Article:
Never stop standing up to them, they are full of false bravado mixed with a lethal dose of hormones, chemical additives from food, drinks, and possibly medications. This makes them at best unstable, irrational, and unpredictably unpleasant and often smelly creatures!
    Having said that, they are also quite fragile, they are testing every boundary and limit in site so that they can be reassured that there ARE boundaries and limits and that someone DOES care. Have you ever read the Paradoxical Commandments of Leadership? If not, please do. I live by these and work hard for all of my chldren to live by them. You may have felt powerless and snubbed and even perhaps foolish; however, you did two things that day, you showed a young man someone DOES care and you showed the other boys that people are aware of their foolish and unkind behavior and it is not to be tolerated.
    Give the world the best that you can and you will get kicked in the teeth, give it anyway.
    From one 5ft ZERO inch mom to another...
    Sarah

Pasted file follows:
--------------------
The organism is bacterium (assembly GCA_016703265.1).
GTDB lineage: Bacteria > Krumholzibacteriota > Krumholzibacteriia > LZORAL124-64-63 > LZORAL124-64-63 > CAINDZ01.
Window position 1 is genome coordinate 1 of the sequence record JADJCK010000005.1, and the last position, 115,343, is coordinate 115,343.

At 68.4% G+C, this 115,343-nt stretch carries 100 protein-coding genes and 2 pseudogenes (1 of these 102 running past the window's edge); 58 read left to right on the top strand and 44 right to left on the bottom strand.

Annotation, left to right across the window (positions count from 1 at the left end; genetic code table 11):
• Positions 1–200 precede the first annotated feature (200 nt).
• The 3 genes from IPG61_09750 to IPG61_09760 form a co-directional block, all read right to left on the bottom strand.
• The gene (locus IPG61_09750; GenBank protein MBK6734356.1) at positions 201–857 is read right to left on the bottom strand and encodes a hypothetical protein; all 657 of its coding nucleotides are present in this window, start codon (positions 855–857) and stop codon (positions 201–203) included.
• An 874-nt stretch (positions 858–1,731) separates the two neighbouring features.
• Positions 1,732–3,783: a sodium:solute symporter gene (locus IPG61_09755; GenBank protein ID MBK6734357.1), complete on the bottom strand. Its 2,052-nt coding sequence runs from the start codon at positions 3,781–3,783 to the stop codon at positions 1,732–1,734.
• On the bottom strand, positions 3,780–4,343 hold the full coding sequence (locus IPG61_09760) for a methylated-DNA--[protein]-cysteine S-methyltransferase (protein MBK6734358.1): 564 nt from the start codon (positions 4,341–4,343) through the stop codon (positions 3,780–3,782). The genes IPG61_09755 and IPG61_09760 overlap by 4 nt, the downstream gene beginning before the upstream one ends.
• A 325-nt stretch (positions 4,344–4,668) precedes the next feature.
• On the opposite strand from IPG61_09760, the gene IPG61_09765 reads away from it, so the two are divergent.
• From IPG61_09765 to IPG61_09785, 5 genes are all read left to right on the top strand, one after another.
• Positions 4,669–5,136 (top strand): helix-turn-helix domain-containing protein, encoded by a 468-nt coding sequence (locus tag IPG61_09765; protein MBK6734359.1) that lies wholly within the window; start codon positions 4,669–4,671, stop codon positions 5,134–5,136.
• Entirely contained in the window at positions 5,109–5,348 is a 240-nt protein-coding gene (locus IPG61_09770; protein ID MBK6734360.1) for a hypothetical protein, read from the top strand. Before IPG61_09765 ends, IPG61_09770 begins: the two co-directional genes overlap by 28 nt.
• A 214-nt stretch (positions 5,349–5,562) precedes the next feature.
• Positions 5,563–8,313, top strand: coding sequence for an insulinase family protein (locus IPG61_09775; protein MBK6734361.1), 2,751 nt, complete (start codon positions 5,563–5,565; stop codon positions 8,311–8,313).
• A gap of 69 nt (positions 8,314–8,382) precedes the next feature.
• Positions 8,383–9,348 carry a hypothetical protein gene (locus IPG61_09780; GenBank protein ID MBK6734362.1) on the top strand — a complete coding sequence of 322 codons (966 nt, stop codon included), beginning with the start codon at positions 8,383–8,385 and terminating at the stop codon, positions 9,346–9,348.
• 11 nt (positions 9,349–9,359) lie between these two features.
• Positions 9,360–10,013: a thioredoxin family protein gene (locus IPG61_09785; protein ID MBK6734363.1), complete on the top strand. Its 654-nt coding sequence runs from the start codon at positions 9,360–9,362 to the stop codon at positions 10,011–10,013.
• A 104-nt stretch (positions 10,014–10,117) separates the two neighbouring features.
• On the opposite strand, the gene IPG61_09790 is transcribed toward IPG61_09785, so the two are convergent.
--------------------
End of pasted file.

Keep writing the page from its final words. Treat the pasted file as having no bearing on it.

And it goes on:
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  4. I subbed in Middle School for 2 years. NEVER AGAIN. I'm proud though - you stood up for that kid. That takes a lot of courage, I think. We have canadian geese that like to hang out near the pond at my parents' house. (They live on a golf course) My husband and I were on the deck having coffee and noticed these tweens shooting at the geese with BB guns. I WENT OFF. We started yelling at them that it was a golf course not a shooting gallery, that there were kids around, that the geese were not there for their enjoyment. It was not my best off-the-cuffing, but we did the right thing. My dad, the lawyer, later told us that it's a felony under the Migratory Bird Protection Act (or something) to shoot at Canadian Geese and said that we should have just called the cops and watched them get felony charges before they even finished puberty. Alas. But now I know.